Tony Robbins said, “Setting goals is the first step in turning the invisible into the visible.”
If you’re planning to make a career resolution this year, you’re in good company. According to one statistic almost half of Americans make a resolution yearly. And, while admittedly, not all of them follow through, with some persistence and planning, you can increase the odds that you will successfully achieve yours.
If you’re trying to figure out the perfect resolution that will take your career to the next level, consider one of these possibilities:
1. Pick up a new skill
In my work with executives, many talk about a desire to continue their learning. However, fewer actually make it enough of a priority to do something about it. Instead, they get caught up with their daily demands, letting their desire for professional development fall by the wayside. If that sounds like you, resolve to take action this year. And remember, small steps count – sign up for a conference, read a book, work with an executive coach, experiment with new behaviors, or enroll in a class. Next year at this time, you’ll be able to look back with a sense of pride for the progress you made.
2. Seek Feedback
If you’re not sure the areas you could be working on to develop, then set the resolution to seek feedback. If you have the opportunity to go through a formal 360 process then by all means, sign up to get in-depth perspectives from a wide range of people. If that’s not possible, then select 3-5 people you trust and ask them for candid feedback regarding your strengths and areas for development. This might help you to uncover some blind spots, and also give you some ideas for further resolutions that you can set. One research study found that leaders who ask for feedback are more significantly more effective than those who don’t. So, if you want to improve, don’t be shy about asking!
3. Build your network.
You’ve heard it a thousand times: “It’s not what you know, it’s who you know.” While this statement is often said by people who are frustrated that they aren’t getting ahead at the rate they would like, the reality is that having more relationships puts you in a better position to hear about opportunities, influence others, and get quality feedback. Plus, research shows that workplace friendships can help you to be more productive.
So, be more intentional about cultivating relationships at work. Take the time to chat with others throughout the day. Set aside time on your calendar to have lunch with co-workers. Be more proactive about mingling at conferences. Or, if you work for yourself, make sure not to isolate yourself. It’s an easy thing to do (especially if you’re introverted). Make sure you block out time to connect with others by joining meetup groups and having in-person meetings. While you obviously still need to tend to the main responsibilities of your job, having a broader range of relationships will likely help you at work and increase your overall quality of life.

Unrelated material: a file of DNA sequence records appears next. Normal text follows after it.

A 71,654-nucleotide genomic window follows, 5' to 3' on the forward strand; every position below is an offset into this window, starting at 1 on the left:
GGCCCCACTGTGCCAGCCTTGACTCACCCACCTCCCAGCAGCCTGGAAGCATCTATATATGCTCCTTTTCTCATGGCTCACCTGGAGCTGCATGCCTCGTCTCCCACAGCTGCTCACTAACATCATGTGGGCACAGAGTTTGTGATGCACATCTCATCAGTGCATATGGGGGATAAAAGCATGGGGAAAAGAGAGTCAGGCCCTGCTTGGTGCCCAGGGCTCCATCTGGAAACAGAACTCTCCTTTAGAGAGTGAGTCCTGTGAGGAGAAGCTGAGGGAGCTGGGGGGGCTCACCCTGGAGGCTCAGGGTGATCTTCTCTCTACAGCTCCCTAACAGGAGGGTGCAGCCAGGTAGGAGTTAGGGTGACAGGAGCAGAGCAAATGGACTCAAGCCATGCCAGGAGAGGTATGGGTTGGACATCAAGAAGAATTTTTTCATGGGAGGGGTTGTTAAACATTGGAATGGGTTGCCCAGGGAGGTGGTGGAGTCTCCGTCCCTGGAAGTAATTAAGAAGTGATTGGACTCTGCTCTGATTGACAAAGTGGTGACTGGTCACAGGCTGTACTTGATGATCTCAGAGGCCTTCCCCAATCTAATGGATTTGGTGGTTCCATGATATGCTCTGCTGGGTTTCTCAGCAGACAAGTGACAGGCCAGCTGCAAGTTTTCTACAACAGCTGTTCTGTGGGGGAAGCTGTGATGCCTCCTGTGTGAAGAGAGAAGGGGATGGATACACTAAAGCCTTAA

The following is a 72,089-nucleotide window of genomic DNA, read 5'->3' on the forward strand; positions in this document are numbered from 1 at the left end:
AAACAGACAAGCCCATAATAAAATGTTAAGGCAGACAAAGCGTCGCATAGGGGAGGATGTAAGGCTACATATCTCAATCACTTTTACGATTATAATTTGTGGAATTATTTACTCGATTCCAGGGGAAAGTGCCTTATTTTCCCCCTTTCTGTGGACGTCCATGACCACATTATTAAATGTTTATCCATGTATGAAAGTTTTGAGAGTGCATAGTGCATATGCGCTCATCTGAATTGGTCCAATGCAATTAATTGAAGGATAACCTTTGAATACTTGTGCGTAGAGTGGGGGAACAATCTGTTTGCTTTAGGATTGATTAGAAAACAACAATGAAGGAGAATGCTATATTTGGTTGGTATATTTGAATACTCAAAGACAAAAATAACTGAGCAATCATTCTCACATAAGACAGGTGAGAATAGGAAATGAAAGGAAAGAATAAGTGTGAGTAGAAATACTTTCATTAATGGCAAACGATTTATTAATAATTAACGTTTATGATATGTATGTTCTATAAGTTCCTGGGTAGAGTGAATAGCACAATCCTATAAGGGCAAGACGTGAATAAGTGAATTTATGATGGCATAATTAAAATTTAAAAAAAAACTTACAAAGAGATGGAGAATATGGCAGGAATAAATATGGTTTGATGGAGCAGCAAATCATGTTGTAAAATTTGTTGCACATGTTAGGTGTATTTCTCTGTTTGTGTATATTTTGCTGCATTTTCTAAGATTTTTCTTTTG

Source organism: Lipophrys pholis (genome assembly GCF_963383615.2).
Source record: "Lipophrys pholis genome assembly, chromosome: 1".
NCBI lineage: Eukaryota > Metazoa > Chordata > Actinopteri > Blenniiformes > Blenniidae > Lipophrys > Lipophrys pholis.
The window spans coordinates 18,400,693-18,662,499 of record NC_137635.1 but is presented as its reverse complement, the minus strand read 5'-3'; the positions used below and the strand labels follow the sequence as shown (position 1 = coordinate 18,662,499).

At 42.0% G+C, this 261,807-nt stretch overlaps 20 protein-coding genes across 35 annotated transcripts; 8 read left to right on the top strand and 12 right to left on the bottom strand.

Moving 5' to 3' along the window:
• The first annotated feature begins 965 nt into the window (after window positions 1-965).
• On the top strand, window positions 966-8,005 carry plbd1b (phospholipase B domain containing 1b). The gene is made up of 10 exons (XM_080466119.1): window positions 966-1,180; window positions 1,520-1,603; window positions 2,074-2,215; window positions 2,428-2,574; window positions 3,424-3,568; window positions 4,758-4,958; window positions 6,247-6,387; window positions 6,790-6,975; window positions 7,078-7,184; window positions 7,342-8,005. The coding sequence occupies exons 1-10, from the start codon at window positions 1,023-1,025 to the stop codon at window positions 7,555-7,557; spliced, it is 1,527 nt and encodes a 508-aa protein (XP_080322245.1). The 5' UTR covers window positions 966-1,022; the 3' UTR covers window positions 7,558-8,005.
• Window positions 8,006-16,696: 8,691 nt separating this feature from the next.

4. Use your time for only the activities that promote your highest and best.
Do you tend to procrastinate? Are you reluctant to delegate? Or, do you burn yourself out by not taking enough breaks? Time is a limited commodity, and if you aren’t making the best use of yours, then you’re limiting your productivity.
Set aside a few minutes at the end of each day to reflect on how you spent your time. Were there tasks that you should have delegated to others? Did you spend too much time surfing the internet? Were you less effective than you could have been because you didn’t get enough sleep the night before? Armed with that information, you can make changes that will help you to get the most out of the time in your workday.
5. Develop a mindfulness practice.
Mindfulness—or the ability to remain without judgment in the present moment—has been shown to have numerous benefits in the workplace. Just a few of these are better job performance, increased job satisfaction, and reduced emotional exhaustion and increased focus.
Mindfulness is sweeping the business world, as many professionals have experienced the benefits mindfulness has had on their work and their lives. If you want to take you career to the next level, start an easy mindfulness practice by setting aside five minutes a day to get comfy, close your eyes, and focus on your breathing. It’s simple. But it works. If you think you might need some accountability to keep yourself on track, take a mindfulness course.
Author Karen Lamb wrote, “A year from now you may wish you had started today.” Why not preclude that regret? Today is the day to begin creating the life you want.
This article originally appeared in MindBodyGreen.